SANDALS Foundation and Island Routes say they have raised $8 million to support local sea turtle conservation efforts.
The funds were raised through Island Routes's Turtle Watching Experience which saw 2,539 community tours sold to guests of Sandals and Beaches Resorts from July to November this year.
Over the years, Sandals Foundation has worked with residents of communities, environmental wardens, and conservation groups to support the structured development of conservation efforts. Led by local conservationist Melvyn Tennant, the philanthropic arm of Sandals Resorts International works to ensure turtle nesting sites are clean and safe and also sees to the safe release of the aquatic creatures to the Caribbean Sea. The programme is monitored to keep track of progress.
More than 130,000 turtles have been released to date, Sandals Foundation reported, adding that the funds raised will continue beach rehabilitation that creates suitable nesting spaces, and will bolster coastal resilience efforts to withstand sea level rise and other effects of climate change.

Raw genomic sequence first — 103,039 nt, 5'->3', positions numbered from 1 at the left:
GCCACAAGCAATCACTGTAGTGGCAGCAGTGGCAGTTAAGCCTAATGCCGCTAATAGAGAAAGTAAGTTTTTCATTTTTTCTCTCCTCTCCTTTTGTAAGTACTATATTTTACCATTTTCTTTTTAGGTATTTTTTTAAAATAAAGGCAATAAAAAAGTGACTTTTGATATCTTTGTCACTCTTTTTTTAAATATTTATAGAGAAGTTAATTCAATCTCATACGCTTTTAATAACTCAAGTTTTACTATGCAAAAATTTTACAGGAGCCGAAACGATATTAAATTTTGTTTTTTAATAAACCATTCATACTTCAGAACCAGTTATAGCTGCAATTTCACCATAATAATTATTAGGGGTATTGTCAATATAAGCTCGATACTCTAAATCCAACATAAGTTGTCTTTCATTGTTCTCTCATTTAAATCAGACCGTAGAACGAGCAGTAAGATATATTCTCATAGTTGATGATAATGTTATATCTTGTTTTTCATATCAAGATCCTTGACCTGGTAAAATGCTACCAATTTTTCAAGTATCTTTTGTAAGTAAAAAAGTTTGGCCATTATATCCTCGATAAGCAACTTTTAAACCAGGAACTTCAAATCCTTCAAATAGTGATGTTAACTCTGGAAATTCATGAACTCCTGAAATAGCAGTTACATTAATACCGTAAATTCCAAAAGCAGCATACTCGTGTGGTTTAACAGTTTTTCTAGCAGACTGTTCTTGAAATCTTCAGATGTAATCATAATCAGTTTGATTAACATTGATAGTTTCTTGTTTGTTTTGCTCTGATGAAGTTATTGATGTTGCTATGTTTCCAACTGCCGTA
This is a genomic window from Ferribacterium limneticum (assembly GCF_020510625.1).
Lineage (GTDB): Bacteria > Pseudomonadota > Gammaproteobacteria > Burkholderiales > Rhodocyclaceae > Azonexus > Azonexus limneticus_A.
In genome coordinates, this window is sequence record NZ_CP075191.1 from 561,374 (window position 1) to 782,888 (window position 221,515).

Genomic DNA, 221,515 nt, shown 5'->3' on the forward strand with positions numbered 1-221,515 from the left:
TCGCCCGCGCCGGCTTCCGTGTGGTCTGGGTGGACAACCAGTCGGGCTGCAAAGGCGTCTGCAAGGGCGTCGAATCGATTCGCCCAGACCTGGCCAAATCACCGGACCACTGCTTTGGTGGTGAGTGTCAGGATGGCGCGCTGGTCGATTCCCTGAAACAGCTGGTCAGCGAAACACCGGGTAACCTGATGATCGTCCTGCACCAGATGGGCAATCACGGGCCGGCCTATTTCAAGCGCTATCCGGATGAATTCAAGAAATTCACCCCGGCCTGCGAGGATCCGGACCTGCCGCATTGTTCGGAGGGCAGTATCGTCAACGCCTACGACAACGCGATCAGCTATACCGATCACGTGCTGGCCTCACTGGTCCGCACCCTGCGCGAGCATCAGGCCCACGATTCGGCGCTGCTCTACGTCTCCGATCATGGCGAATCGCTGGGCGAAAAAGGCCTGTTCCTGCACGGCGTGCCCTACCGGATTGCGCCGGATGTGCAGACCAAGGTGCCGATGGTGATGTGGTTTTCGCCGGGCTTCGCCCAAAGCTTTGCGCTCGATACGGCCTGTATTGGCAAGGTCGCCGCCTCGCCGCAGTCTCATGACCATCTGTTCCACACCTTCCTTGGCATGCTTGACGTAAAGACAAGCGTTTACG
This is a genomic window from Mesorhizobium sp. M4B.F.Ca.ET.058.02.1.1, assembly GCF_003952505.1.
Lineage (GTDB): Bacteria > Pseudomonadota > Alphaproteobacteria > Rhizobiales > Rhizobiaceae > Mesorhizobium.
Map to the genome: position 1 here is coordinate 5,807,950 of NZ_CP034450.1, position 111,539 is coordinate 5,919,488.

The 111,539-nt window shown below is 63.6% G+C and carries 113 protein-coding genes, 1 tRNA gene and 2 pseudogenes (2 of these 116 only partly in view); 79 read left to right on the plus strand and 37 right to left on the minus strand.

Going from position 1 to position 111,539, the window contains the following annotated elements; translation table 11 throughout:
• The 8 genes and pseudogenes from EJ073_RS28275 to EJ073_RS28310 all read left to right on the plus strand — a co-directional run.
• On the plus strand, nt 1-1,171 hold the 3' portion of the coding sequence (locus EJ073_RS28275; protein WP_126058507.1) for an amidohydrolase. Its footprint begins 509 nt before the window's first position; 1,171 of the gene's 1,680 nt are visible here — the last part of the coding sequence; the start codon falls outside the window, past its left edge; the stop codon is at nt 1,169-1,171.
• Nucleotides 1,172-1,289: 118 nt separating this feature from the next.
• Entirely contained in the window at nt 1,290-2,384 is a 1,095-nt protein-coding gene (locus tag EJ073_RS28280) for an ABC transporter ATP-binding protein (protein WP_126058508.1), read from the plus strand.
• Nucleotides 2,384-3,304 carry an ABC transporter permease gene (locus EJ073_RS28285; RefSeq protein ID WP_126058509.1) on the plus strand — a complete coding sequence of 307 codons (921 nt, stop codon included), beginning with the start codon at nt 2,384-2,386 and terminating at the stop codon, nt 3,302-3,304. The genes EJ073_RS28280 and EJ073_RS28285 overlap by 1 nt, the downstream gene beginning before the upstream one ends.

Additionally, the foundation ensures that community staff are paid to monitor nests, organise releases, and protect the area from predators.
The foundation said it will continue to facilitate public sensitisation workshops, meetings, and events in and around the Oracabessa community to raise residents' awareness about the role and beauty of turtles, discourage egg consumption, and ultimately gain wider buy-in and support for the protection of the marine species.
The Caribbean sea turtle's nesting season takes place between May and December. During this time female sea turtles make an oceanic trek back to the beach where they were born so as to lay their eggs.
Island Routes explained that its Turtle Watching tour is a staple experience for visitors to play an active role in the preservation of the marine species. The effort forms part of the wider marine conservation effort of Sandals Foundation which includes financing the operations of several Caribbean fish sanctuaries, out-planting corals, culling the invasive lion fish from the region's waters, and employing marine wardens to patrol and safeguard the biodiversity within the established Boscobel Fish Sanctuary on Jamaica's north coast and the Whitehouse Fish Sanctuary on the south.